First published Wednesday, May 28, 2014
In an interesting article featured on the WalesOnline website today (link at the base of this page), there has been a suggestion made by the Council for the Protection of Rural Wales (CPRW) that Wales should be marketed with the “landscapes on the front cover”. Elsewhere in the article, it is suggested by the Wales Tourism Alliance (WTA) that Wales still suffers from a perception that there “is not enough to do” and that a comprehensive overhaul of the marketing of the tourism offer here is needed.
There has been much discussion around the idea of a “Brand” for Wales, and undoubtedly there will continue to be so. It is incredibly difficult to formulate something that can do justice to everything the country has to offer to the visitor, as it is a very varied offering. From beaches to mountains, walks to waterways, castles to camping, abseiling to archery there is a vast amount of choice, and to convey that message in a few simple words, images or phrases is always going to be a challenge.
A strong brand not only serves to create an association with something for an individual person, it also provides something that others, at least within the tourism industry, can hang their own marketing from as well. It provides an easily identifiable presence and when customer loyalty is established adds to the return on investment made in developing the brand to begin with.
Here in Pembrokeshire, we have similar challenges to those faced by the team trying to define the brand for Wales. For many, Pembrokeshire conjures up pictures of beaches, coastal walks, and maybe a castle or two. However that is only part of what we have to offer here in the county. There are opportunities to go coasteering, kayaking, climbing, riding, meet exotic animals, feel the rush of adrenalin whilst on a roller coaster and much, much more.
Individual businesses spend time and money developing their own brand, and as a result there are many well known and recognised brands in the county. Many of these use the word Pembrokeshire in amongst their marketing copy, and whilst that raises the profile of the county when potential customers are searching for information, it doesn’t create a brand for the county. It may be that creating a brand for an area as diverse as Pembrokeshire, and indeed Wales, isn’t possible, at least not in the traditional sense. Maybe the rapid change and growth of digital marketing and the various platforms that provides means that there should be a number of brands created, each targeting specific market sectors.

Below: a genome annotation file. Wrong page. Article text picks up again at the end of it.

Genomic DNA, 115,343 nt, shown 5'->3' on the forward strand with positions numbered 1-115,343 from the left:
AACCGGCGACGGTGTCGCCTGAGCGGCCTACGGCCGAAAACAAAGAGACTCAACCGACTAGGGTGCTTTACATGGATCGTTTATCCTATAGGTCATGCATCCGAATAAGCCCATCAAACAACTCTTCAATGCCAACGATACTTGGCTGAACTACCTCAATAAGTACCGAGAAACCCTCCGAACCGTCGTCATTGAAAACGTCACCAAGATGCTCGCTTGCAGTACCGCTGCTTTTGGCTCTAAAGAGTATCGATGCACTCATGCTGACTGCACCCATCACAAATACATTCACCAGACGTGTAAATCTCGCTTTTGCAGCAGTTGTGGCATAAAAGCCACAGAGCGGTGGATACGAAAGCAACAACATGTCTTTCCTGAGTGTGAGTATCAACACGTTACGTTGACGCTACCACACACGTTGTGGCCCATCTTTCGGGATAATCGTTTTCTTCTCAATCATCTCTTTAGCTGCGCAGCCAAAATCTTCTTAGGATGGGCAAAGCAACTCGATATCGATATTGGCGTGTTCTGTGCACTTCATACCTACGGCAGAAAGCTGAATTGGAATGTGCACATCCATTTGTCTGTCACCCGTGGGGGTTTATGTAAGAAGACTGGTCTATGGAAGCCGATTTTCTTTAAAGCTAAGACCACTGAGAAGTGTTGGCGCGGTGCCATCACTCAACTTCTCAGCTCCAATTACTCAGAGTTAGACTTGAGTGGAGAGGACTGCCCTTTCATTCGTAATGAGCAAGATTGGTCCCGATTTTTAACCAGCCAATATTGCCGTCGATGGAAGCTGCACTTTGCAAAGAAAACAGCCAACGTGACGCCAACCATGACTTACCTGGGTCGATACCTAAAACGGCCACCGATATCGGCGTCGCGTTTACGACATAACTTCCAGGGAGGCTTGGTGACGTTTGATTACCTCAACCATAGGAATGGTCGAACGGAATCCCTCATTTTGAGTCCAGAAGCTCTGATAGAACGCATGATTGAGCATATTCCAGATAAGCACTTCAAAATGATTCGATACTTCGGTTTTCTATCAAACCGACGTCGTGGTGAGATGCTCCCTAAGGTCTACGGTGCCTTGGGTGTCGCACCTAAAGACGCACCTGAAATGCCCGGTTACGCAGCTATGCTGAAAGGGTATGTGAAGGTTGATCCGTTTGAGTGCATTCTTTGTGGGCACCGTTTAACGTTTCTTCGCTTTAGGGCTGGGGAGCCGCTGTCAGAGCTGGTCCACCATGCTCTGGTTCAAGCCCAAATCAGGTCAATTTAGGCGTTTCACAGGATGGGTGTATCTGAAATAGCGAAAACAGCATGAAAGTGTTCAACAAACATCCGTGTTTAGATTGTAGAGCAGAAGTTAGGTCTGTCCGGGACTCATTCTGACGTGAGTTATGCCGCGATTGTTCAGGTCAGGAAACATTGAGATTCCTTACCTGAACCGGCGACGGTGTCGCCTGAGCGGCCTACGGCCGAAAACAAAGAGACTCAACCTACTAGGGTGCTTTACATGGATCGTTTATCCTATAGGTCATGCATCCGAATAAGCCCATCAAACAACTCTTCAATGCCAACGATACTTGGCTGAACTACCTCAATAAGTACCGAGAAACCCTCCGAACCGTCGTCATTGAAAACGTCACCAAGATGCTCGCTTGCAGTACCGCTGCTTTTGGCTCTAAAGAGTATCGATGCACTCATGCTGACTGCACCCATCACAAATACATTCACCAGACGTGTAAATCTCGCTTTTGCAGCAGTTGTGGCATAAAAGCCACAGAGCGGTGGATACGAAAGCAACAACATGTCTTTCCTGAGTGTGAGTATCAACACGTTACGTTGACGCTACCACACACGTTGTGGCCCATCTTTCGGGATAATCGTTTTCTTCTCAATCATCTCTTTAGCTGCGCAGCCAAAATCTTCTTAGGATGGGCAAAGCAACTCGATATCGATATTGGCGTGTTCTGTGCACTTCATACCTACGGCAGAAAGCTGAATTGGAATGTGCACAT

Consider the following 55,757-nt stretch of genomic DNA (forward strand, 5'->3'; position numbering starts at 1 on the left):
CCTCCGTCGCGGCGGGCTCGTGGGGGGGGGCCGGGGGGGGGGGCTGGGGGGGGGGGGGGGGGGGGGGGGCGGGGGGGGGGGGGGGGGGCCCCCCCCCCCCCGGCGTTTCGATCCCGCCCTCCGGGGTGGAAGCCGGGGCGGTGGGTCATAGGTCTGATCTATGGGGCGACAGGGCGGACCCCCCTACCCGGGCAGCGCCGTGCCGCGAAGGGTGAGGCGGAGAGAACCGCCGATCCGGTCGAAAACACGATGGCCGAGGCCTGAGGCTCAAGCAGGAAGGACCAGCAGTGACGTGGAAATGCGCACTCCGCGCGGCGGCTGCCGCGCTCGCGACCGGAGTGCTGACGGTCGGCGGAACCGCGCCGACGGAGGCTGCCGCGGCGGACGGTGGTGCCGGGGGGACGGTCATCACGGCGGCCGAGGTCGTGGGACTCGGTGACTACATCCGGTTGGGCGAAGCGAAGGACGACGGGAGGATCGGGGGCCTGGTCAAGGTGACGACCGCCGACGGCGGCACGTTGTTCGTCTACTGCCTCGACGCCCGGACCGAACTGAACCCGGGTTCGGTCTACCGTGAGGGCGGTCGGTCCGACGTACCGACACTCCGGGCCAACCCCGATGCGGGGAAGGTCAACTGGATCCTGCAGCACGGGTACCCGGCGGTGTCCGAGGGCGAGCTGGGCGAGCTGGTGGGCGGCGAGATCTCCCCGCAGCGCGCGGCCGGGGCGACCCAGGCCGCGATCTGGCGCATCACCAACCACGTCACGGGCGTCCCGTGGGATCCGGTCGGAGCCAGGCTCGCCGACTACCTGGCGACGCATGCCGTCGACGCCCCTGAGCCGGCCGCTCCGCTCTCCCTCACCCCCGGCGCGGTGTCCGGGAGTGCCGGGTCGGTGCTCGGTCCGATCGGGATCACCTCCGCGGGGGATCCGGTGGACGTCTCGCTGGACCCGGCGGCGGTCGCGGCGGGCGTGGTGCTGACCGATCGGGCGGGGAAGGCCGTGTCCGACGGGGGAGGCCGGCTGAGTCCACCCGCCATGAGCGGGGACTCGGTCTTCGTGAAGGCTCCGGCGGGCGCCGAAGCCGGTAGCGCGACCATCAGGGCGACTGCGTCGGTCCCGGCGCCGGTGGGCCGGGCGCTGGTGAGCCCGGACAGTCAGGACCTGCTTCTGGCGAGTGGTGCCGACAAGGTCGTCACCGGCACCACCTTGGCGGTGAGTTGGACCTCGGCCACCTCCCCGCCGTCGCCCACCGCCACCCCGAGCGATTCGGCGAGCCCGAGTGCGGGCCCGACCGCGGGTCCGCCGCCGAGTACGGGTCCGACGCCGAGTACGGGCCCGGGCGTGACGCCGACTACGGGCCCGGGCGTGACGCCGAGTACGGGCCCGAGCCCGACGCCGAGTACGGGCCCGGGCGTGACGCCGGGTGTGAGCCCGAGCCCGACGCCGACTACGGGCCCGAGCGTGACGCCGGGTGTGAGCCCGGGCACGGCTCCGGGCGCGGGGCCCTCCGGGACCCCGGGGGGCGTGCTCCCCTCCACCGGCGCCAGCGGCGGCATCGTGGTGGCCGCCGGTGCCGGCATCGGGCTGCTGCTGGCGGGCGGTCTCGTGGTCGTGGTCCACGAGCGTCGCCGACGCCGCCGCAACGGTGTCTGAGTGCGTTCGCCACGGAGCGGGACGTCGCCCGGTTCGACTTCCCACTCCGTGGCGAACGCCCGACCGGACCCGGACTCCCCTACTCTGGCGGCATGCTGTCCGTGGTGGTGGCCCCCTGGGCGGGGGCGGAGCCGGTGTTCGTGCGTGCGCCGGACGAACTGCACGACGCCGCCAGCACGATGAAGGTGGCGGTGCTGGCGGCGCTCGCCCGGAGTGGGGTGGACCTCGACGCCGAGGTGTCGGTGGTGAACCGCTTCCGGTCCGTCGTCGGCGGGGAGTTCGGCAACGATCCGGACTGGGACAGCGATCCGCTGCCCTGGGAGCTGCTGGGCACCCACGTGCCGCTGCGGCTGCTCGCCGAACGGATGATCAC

What is important however is that messages are consistent. It’s no good putting up an image of a sun kissed beach whilst suggesting that there is plenty to do whatever the weather. Neither will portraying a romantic dinner for two sit well with an invitation for families to visit. When it comes to creating and maintaining a brand it is worth ensuring that it is something you, as the conveyor of that brand, feels confident in. You may be challenged on it, it may be questioned, but if you have confidence in it and believe that it appropriately and accurately represents your product or service then it will be far stronger than something you’ve been handed and asked to promote (something to bear in mind perhaps when recruiting staff – will they take ownership of your brand too?)
The Welsh Government and Visit Wales undoubtedly have a challenge on their hands when it comes to defining the brand for Wales, and making the country attractive to visitors from across the world. They also have to find a way to incorporate the views of those that live and work here, so they can take ownership of it and help to promote that brand message.